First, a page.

Japanese Cedar

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Japanese Cedar

 

(Cryptomeria japonica), a coniferous ever-green tree of the family Taxodiaceae. It has a straight, slender trunk measuring approximately 50 m tall, with a narrow, dense crown. The bark is brownish red and fibrous. The light green leaves are spirally arranged, linear-subulate, and decurrent at the base. The cones are nearly globose, brownish, and solitary; they measure approximately 2 cm in diameter. The cones mature in the first year and remain on the tree after their seeds are disseminated. The Japanese cedar is native to Japan and China, where it forms pure stands on the mountains. It is grown in gardens and parks. In the USSR it is found on the Black Sea shore of the Caucasus and in the Crimea. The wood is soft, light, and resistant to rotting; it is easy to work with and sometimes has a beautiful grain.

REFERENCES

Derev’ia i kustarniki SSSR, vol. 1. Moscow-Leningrad, 1949.
Dallimore, W., and A. B. Jackson. A Handbook ofConiferae Including Ginkgoaceae [4th ed.]. London, 1966.
References in periodicals archive ?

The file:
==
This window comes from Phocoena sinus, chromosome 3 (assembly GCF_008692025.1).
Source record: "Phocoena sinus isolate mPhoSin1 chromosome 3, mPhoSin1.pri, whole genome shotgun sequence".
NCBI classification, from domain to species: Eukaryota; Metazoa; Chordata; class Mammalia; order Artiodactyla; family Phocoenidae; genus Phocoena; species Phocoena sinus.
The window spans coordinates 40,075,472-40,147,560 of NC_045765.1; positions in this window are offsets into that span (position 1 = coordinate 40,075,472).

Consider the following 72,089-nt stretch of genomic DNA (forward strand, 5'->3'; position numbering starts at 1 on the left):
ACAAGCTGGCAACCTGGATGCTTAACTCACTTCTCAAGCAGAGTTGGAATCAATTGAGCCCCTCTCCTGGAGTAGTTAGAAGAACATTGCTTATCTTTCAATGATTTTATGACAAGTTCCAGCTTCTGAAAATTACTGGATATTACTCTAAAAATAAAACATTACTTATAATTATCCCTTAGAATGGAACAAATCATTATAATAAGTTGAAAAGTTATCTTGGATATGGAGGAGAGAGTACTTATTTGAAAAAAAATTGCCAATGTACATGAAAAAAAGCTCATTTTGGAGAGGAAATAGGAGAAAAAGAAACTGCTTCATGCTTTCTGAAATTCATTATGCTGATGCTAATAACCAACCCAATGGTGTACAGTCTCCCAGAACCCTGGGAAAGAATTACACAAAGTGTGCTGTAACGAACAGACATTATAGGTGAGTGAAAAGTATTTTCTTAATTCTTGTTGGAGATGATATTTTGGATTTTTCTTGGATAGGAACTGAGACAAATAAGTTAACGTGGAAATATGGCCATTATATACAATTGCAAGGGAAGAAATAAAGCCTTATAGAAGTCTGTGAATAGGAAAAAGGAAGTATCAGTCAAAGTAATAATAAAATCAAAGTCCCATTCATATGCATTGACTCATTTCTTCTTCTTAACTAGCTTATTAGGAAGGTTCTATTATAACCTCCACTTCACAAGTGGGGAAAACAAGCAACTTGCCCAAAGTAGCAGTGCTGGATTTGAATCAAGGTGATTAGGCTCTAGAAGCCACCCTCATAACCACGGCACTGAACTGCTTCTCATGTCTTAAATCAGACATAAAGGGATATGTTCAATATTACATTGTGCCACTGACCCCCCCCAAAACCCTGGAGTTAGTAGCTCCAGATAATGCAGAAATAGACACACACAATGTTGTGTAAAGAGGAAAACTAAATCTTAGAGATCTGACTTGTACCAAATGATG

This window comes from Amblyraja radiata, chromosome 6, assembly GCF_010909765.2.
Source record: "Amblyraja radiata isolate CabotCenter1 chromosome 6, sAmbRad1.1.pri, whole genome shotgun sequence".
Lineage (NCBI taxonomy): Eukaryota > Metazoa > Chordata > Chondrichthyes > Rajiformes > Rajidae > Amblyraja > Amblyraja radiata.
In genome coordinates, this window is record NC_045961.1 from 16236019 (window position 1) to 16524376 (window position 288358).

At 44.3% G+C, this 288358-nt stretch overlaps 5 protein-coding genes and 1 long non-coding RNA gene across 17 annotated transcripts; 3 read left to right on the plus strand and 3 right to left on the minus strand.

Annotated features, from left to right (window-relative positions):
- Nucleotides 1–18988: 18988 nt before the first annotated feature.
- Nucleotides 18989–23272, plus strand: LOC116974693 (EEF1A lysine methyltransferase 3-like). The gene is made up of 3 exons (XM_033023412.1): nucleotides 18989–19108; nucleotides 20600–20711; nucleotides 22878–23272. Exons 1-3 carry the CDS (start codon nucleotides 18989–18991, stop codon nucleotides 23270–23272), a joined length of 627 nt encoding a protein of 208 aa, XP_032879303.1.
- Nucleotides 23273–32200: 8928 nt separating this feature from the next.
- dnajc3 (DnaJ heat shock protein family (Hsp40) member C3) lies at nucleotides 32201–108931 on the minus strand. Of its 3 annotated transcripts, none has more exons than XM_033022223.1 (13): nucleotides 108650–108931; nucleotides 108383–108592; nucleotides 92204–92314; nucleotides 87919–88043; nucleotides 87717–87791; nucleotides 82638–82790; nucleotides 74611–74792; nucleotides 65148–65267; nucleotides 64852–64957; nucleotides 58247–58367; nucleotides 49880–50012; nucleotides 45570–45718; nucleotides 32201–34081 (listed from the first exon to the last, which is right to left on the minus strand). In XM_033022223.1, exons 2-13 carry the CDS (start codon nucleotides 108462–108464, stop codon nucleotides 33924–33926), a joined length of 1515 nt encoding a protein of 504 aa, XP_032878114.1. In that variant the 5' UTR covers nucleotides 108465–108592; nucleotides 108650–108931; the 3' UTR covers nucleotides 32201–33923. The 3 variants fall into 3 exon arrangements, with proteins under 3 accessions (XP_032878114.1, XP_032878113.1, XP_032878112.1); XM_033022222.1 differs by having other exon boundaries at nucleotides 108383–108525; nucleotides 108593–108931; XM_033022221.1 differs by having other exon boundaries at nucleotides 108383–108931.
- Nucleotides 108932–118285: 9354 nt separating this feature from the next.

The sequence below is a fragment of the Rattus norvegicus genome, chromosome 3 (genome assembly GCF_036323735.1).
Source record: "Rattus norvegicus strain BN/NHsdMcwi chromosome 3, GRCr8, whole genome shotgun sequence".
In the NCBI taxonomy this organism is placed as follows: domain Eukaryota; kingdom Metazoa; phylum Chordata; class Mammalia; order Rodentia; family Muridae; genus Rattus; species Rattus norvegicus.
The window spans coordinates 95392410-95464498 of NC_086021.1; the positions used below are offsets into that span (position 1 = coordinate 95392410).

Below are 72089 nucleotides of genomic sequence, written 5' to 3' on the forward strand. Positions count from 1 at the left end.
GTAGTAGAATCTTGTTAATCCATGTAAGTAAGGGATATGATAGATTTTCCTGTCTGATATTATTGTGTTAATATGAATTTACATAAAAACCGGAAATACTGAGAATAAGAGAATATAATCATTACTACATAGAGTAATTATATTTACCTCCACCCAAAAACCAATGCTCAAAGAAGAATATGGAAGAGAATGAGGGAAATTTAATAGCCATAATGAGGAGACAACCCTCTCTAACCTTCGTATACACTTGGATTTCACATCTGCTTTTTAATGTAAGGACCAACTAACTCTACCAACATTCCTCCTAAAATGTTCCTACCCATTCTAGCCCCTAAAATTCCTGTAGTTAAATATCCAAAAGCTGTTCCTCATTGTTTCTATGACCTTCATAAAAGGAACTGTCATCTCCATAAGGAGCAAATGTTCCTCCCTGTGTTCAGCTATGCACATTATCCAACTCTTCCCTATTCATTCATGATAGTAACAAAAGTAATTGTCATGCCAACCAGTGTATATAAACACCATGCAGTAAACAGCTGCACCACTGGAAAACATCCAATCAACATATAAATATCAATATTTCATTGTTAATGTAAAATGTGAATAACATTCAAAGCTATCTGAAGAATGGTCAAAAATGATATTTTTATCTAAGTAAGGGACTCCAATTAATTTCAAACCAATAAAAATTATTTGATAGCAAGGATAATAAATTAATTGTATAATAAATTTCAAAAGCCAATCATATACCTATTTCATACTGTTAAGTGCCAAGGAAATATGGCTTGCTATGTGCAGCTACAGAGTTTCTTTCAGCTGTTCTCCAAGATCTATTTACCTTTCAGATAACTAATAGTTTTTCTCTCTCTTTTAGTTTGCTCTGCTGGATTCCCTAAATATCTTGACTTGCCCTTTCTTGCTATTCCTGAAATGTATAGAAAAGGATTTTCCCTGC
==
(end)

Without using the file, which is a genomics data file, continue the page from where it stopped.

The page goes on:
Great choices: Juniperus compressa Compressa, Chamaecyparis lawsoniana Ellwoods Gold, Cryptomeria japonica Sekkan-Sugi, Chamaecyparis lawsoniana Springtime, Pinus leucodermis Schmidtii.
Maxing out at 5 feet by 5 feet (it's a slow grower), it's been called the 'Harry Lauder' of cryptomerias (a reference to the contorted filbert), with stems and branches that twist and curl.
A histological comparison of the development of pollen and female gametophytes in fertile and sterile Cryptomeria japonica.
Suitable for smaller gardens are two attractive evergreens with bronze tints in autumn, Thuja occidentalis Rheingold and Cryptomeria japonic Elgans.
Japanese cryptomeria (Cryptomeria japonica 'Yoshino').
Now that the renovation is complete, visitors can enter the museum's main entrance, go through the Cryptomeria Walk lined with small Japanese plants, and see the newly paved upper courtyard with the International Pavilion to the left and the Japanese Pavilion and Kato Stroll Garden to the right.
Similar in colour but with more texture is the feathery foliage of Cryptomeria japonica.
Aspects of cone and ovule ontogeny in Cryptomeria (Taxodiaceae).
Cryptomeria is another conifer that provides a different autumn and winter colour.
Group 1 consisted of three genera of the Majonicaceae, Cryptomeria, Cunninghamia, Cupressus, Sciadopitys, and Taxodium, using Ernestiodendron as the outgroup.
Other plants include dwarf pomegranate (Punic-a granatum 'Nana'), dwarf golden arborvitae (Platycladus orientalis 'Aureus'), and dwarf Japanese cryptomeria (C.
Immunocytochemical localization of the allergenic proteins in the pollen of Cryptomeria japonica.